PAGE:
Try to Learn – Despite Your Ignorance.

Recently, I have been thinking a lot about the discussion of privilege and social justice. How do we aim for more awareness

Flickr credit to: Anton Khoff

in a country that chooses not to be? Admittedly, it can be and is rather frustrating to meet people who don’t know that racism still exists or feel that women have earned sexual assault. When you turn on the news, or read a new headline online – all the oppression is maddening. So the people who had dedicated a great deal of time – if not their lives – to combatting ignorance are justifiably angry. Or just plain frustrated.

To a certain extent you would think more people would be on board, that more people would just know so that we can move forward.

But not everyone knows.

There’s a lot in life that many people – myself included – will never experience. For much of my existence, I didn’t know about child abuse or its survivors until I made a friend who helped enlighten me. I have learned that 1 in 4 girls will be sexually abused before she turns 18. How more than 60% of pregnant teens are sexually abused as children. That 90% of abuse toward children is committed by people the child knows (relatives, family friends, etc).

With over 39 millions survivors of sexual abuse living in America, this should be something that people should be enraged about, ready to fight against. And yet – nothing. I would say that victims and survivors of child abuse are one of the most silenced, and marginalized members of our society.

But I can’t forget that I became aware of child abuse through friends and memoirs I have read. I can’t forget that I became aware of how pervasive rape is by attending Take Back The Night at my all-women’s college. I realized how powerful fat shaming had become by reading stories of women who were severely neglected by hospital doctors.

We learn by asking questions, by trying to understand where each person comes from. 1 in 3 women in the United States is raped, but that number might not mean anything to you until you’ve met the survivors, until you realize the extent that women suffer at the hands of a callous judicial system –  15 of 16 rapists will never spend a day in jail.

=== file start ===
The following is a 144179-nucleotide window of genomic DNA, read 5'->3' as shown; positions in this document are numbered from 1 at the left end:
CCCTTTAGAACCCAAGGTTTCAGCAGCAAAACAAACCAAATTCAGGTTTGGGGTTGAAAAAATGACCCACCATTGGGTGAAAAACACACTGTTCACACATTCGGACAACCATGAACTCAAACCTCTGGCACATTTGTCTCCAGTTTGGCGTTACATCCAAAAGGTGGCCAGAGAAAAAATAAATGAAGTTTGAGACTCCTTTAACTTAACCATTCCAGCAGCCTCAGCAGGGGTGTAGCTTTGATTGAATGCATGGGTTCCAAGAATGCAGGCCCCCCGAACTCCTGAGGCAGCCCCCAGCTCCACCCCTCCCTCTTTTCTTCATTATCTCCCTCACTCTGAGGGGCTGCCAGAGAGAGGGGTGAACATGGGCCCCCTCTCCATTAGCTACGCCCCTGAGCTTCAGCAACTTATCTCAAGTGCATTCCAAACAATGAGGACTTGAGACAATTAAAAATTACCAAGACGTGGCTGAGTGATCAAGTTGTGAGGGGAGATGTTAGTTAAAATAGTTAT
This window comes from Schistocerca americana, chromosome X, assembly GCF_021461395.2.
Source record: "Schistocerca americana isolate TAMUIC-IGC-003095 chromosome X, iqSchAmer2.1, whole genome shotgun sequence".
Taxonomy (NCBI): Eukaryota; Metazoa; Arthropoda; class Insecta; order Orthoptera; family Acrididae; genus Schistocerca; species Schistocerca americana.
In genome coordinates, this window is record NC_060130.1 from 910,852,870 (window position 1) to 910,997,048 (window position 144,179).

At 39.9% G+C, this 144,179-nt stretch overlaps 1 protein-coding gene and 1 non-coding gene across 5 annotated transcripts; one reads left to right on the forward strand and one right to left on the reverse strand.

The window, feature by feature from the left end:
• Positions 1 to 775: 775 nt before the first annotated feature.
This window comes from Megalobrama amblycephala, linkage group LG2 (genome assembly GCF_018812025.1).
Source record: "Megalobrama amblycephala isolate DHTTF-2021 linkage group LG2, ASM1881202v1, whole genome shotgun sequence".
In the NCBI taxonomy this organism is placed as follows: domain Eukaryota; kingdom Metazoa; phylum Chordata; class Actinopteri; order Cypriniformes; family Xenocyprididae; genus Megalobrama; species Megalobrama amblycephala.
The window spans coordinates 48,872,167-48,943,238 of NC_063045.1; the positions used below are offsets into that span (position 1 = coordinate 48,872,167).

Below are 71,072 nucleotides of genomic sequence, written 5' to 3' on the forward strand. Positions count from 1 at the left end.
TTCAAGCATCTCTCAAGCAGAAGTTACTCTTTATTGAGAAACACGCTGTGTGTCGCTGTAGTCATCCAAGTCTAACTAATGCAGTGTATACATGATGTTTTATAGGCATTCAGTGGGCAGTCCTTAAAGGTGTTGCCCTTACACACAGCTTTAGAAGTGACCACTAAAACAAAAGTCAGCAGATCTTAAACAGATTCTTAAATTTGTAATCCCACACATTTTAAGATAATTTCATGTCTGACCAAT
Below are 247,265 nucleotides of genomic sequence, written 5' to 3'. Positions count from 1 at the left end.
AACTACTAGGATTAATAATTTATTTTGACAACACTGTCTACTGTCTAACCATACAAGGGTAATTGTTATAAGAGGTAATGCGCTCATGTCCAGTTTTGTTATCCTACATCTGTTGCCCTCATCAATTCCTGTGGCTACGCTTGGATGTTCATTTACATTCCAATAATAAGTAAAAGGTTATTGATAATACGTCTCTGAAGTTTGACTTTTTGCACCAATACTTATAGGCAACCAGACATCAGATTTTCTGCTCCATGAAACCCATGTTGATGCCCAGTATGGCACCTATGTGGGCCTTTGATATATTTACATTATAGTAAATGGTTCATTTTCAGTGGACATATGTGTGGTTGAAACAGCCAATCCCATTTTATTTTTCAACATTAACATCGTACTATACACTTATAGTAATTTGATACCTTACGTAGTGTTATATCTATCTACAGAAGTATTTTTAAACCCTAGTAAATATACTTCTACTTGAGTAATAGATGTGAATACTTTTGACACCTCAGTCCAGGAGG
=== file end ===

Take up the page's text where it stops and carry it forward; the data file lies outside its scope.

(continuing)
And while all the statistics I listed here are readily available to you on the web, how many people would go out of their way to research it? Many men and women dedicate their time and energy to education, fundraising and volunteering to help spread awareness and yet many people remain ignorant. Disinterested. Or worse – indifferent.

Ignorance is much like a sleeping virus – you don’t know you have it until something triggers it. Then, you are bombarded with all this new information and an eagerness to learn.

And at this juncture we have a problem. The crossroads of where knowledge and experience meet YOU. You don’t know that you don’t know, so you ask questions. Maybe you’ll face rejection or insult. People saying that privilege has made you ignorant, and that you need to educate yourself. And yet here you are – attempting to educate yourself.

In a world where people continue to suffer daily at the hands of oppression, disinterest and hate – lack of knowledge is unacceptable. And yet there is it. In a world where numbers mean nothing until it personally affects us, the urgency for compassion can’t be ignored.

The need for both compassion and patience for those who “know not what they do (or say)” is overwhelming. We literally can’t have discussions with just ourselves or the people who support us – that is not progress. Even though it can be (and at times is) painful to talk to people who have no idea the kind of suffering many endure, to completely shut down is detrimental.

Some people are angry and belligerent – putting their ignorance on full blast. Some people are unassuming and timid in their ignorance. But no matter what – we must come from a place of compassion. If not for them – then for ourselves. Anger will stall the debate, and impatience will turn away those honestly seeking to learn.

I think it’s time to stop holding people’s ignorance against them. 

 

“To be conscious that you are ignorant is a great step to knowledge.”

Benjamin Disraeli (1804 – 1881)

8 thoughts on “Try to Learn – Despite Your Ignorance.

  1. Excellent post. BTW I know this may not be a question you want to answer but did you by chance attend Mt. Holyoke? (okay or Smith). :O)